Port Edward Mayor Dave MacDonald told Black Press Media last week a group of basketball students travelling to Prince George was stranded on a train for 27 hours, calling the service unreliable.

Smithers Mayor Taylor Bachrach said some people may have to take unsafe measures once the cuts are in place.

“They’re going to find another way to get to where they need to go,” Bachrach said. “And for some folks, that will involve hitchhiking.”

Highway 16, also known as B.C.’s Highway of Tears, has been linked to the disappearance of several aboriginal women along its 720 kilometres between Prince George and Prince Rupert.

However, Gladys Radek, whose niece Tamara Chipman went missing 12 years ago on Highway 16, didn’t appear to be missing the Greyhound service.

“The bus comes here really early in the morning or late, late, late at night,” Radek said, adding that it’s also expensive. “That’s why a lot of people haven’t used it.”

She pointed to safer and more affordable alternatives, such as a $5 round-trip bus connecting Prince Rupert and Terrace operated by not-for-profit groups.

Greyhound calls for federal, provincial solution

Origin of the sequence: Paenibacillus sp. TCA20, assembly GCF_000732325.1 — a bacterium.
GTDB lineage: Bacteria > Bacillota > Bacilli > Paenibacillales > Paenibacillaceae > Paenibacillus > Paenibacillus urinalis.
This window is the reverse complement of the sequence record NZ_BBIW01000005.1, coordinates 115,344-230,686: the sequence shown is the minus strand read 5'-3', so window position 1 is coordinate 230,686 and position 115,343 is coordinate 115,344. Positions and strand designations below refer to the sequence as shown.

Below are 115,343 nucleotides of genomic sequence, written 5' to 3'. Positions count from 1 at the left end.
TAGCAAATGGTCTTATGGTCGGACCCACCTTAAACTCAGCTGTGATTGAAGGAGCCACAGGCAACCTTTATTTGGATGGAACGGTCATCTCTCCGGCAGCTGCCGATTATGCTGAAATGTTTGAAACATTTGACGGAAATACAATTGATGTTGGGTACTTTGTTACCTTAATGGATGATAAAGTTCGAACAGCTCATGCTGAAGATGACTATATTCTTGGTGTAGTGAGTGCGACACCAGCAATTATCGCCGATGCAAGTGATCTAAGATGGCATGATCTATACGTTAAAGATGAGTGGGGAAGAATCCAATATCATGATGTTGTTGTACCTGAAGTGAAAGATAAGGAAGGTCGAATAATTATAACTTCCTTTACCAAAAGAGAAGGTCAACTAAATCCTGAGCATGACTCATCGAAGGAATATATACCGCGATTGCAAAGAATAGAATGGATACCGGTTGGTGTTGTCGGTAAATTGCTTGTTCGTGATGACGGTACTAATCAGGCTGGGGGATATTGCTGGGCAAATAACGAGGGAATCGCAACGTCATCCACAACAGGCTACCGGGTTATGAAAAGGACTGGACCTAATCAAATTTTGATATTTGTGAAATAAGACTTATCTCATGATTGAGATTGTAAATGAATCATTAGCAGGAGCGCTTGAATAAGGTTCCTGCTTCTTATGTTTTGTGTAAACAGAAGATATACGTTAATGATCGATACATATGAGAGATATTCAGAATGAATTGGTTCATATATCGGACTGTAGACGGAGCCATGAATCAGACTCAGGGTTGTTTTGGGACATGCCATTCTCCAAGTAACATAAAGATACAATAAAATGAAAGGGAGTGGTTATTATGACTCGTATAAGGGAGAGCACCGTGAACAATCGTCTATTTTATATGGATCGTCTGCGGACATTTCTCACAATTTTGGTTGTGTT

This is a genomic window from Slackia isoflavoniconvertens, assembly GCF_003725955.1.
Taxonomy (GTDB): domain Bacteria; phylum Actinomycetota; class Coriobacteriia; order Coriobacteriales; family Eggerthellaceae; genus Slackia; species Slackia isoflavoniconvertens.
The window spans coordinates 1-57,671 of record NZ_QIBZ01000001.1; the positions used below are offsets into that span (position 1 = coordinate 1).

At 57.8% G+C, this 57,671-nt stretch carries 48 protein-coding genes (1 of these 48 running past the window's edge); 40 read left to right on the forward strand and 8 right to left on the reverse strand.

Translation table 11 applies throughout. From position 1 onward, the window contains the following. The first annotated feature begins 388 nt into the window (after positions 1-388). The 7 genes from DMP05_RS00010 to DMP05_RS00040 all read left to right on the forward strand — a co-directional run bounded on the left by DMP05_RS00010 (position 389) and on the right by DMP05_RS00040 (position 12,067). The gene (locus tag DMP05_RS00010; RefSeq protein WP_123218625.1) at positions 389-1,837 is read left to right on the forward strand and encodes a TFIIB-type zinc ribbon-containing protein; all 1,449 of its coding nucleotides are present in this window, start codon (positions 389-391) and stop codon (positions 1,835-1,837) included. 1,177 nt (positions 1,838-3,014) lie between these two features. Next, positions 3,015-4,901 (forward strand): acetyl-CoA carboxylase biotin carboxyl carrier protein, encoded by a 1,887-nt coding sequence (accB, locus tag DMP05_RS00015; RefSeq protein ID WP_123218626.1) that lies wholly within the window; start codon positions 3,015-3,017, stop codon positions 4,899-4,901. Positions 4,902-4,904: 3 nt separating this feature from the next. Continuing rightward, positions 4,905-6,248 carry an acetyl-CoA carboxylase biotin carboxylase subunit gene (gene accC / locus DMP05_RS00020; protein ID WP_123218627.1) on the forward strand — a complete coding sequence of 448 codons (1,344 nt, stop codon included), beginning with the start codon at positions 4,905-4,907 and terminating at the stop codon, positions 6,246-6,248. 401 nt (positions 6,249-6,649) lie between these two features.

The transportation board’s decision says Greyhound must continue the nine routes until June 1, to allow time for private companies to propose alternatives.

The bus company has also renewed its call for a “sustainable intercity bus service,” to be funded as a federal and provincial subsidy with private operators and municipalities.

Mayor Bachrach said he’s already spoken with Transportation Minister Claire Trevena about the gap these soon-to-be-empty routes will leave.

In a statement Wednesday, Trevena called the board’s decision “disappointing,” and one that will leave some people vulnerable.

Trevena added she’ll be speaking to community and First Nations leaders to ensure safe, reliable and affordable long-haul transportation remains in place for those who depend on it.


@ashwadhwani
ashley.wadhwani@bpdigital.ca

Like us on Facebook and follow us on Twitter.